Lynda Baker might have been "the darkest person in the Super Bowl."
She's the Coppertone-tan manager of "The Sun Club," a tanning spa appropriately nigh to P Street Beach. The club and a sister salon in Alexandria use UV-A radiation, which is "different from the sunlamp rooms," safer, she says, though dermatologists say there's still no such thing as a risk-free tan. One doctor points out that rear ends, seldom turned sunny side up, rarely wrinkle or freckle.
But if you're set on sunning, tuck yourself into a Solana sun bed -- a clean, well-lighted affair that looks something like a high-tech waffle iron. Get onto the well-scrubbed glass-bottomed bed in your birthday suit if you're bold, or in a swimsuit "if you prefer tan lines." Over the top is a glass lid, which, like the bottom, is loaded with tubes that look like fluorescent fixtures. The lid adjusts, to just a few inches above your nose if you're not claustrophobic, to several feet overhead if you are.
Like a pig in a blanket or a bun in a microwave, you bake for 30 minutes if you're fair, longer if you're dark; there's a timer on the bed. Each room, with locked door for privacy, has a photo-wall beach scene -- Bali-Hai, Bimini, Bermuda, Barbados or the Bahamas. There are sunglasses, contact-lens cases and solutions, towels, robes and radios in the rooms. Hair sprays, shampoos, showers, curling irons, blow dryers, moisturizers and fresh orange juice are just outside.
Regular baskers include "doctors, lawyers, TV people, all of Panache's models," says Baker, lounging in her white wicker rocker in the Florida room, papered with a giant fern mural. "And we have all the hairdressers. Robin hangs out here." Robin? "Nancy Reagan's stylist. We have ABC News people. And waiters and maitre d's from all over. For them, a tan means tip money." (Like Aristotle Onassis said in "Ten Secrets for Success": "Sun is money. Keep a tan even if you have to use a lamp.")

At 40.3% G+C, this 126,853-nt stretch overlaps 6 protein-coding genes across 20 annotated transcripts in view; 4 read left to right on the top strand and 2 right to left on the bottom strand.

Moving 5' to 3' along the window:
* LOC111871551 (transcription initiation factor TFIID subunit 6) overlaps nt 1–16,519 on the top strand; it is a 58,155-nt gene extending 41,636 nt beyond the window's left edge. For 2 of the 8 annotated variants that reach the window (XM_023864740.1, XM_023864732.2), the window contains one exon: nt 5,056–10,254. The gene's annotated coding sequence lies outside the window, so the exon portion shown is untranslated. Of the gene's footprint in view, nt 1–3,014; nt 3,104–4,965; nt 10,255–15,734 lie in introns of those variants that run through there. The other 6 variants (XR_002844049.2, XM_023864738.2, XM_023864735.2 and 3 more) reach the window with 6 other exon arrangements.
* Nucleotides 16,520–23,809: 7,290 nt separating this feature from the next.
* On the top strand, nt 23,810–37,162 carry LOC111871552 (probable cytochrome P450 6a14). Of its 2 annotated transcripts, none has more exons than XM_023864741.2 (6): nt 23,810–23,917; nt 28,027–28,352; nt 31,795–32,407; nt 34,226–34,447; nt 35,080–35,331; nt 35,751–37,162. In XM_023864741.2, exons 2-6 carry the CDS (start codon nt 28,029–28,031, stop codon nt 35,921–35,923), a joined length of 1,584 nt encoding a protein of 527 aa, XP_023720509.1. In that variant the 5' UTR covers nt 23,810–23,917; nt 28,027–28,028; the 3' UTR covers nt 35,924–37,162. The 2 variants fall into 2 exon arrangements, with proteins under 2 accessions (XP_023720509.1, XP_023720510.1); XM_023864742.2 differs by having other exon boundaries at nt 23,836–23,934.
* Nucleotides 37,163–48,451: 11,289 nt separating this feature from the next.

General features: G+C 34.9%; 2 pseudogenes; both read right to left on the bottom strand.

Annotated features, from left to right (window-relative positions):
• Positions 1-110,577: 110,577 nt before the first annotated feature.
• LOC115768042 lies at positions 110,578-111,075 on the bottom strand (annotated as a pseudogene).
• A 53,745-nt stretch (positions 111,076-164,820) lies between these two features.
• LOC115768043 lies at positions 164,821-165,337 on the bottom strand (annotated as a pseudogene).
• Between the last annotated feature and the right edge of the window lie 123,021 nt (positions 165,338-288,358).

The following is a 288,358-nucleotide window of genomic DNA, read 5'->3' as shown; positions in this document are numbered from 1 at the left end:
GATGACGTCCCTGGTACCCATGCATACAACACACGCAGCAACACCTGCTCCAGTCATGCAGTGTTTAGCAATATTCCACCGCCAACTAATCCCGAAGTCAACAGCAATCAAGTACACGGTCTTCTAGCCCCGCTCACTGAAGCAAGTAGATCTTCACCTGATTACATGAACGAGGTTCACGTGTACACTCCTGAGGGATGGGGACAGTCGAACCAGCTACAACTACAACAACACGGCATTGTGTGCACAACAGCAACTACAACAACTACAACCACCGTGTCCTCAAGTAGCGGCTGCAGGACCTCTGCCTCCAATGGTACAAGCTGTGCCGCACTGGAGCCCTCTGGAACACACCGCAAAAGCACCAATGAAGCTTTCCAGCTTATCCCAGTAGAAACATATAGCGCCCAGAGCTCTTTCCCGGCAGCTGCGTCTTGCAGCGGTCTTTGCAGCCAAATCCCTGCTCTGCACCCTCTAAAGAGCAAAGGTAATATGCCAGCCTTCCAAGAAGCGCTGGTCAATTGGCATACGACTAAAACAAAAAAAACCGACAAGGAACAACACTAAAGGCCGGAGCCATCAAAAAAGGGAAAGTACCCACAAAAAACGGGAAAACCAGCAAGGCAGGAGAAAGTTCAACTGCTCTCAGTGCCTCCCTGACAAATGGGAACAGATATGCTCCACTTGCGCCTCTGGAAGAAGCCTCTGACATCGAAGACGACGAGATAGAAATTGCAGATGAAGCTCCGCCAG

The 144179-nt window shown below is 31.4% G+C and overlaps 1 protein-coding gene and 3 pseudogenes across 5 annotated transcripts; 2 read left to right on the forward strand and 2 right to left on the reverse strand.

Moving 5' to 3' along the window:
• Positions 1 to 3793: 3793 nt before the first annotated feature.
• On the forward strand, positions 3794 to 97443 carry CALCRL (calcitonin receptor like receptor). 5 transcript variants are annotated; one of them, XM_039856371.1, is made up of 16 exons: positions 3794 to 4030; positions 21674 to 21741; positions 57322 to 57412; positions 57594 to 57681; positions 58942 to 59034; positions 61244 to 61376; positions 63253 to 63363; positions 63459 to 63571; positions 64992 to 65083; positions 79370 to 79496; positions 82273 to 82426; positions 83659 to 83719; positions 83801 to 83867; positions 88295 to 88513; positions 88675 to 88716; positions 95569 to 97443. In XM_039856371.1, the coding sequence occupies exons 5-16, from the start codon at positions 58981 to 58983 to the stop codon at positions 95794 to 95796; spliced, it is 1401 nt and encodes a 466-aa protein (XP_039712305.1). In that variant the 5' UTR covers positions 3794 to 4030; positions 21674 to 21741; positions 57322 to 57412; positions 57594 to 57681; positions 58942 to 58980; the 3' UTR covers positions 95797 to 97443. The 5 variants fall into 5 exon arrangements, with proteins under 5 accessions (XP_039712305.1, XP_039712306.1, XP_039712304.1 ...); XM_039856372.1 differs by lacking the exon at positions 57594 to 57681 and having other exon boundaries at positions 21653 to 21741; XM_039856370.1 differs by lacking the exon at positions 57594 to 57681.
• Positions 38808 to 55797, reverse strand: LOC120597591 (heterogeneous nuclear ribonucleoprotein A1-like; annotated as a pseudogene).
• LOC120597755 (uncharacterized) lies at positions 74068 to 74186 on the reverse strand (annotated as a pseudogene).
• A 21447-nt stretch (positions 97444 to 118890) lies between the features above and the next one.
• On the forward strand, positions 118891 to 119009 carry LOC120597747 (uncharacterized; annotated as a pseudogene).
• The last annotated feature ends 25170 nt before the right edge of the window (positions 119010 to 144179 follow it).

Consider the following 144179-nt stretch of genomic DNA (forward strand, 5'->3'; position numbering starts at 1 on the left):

Models come in regularly. "Three times to get cameraready," says Baker rapid-fire, in Valley Girl glib. Three visits, half an hour each, give you a little color, so you need less makeup. "People are supposed to work better with a little color." Six to seven visits will turn you a perfect tan. Weekly visits maintain the glow. The first visit is complimentary; the cost is $12 thereafter or $100 for 10 visits and another complimentary. Three visits ready the pale for Caribbean sun. "Loads of honeymooners come so they won't get sick in the islands."
It's not as hot as Cancun or a sauna; it's like sunning at 11 on a white sand beach in Martinique, with a trade wind blowing. There are big propeller fans overhead and strategic breezes blowing into the sun-fed cocoon.
You do sweat. At least several ounces. "Women tend to sweat more," says Baker. "Men don't retain as much water. Women can lose up to two pounds in water weight." And, she adds, it's great for muscle aches and menstrual cramps.
Baker claims that psychiatrists send depressed patients for winter pick-me-ups; dermatologists send patients with acne or psoriasis; and one gynecologist sends himself. "He's so cute. Black as a berry."
The Sun Club staff are professionals -- "I'm a sun worshipper and Roger [Mies, her assistant] is from Florida." They give their all in emergencies. One business man had an uneven, peeling tan from sitting on a boat in Rio. "It looked gross. And you can't go to a business meeting looking like hell," explains Baker, Nightingale to the sunburnt. "Now his skin is soft, smooth and even all over."
"This is the up-and-coming business," she confides. Owner Sandra Sullivan made more in her first six months than her husband's dental practice of 30 years grossed that year. Sullivan's original partner, Helen Menard, later started a separate, similar business, The Sun Room in Georgetown. And Sullivan is just opening a second Sun Club in Virginia. It's decorated in crystal, brass and antiques and "offers the elegance and design of a southern plantation," according to its brochure.
The Alexandria locale also has a passive exercise machine. Richard Simmons would be mortified. "Your body becomes beautiful while you lie there," says Meis. "Little pads attached to your skin send electrical impulses into the muscle to keep it developed. It's cosmetic to an extent and was developed for paraplegics."
"You looked peaked," says a client to Meis, who admits he should get some artificial rays. "That's our business -- to keep tan."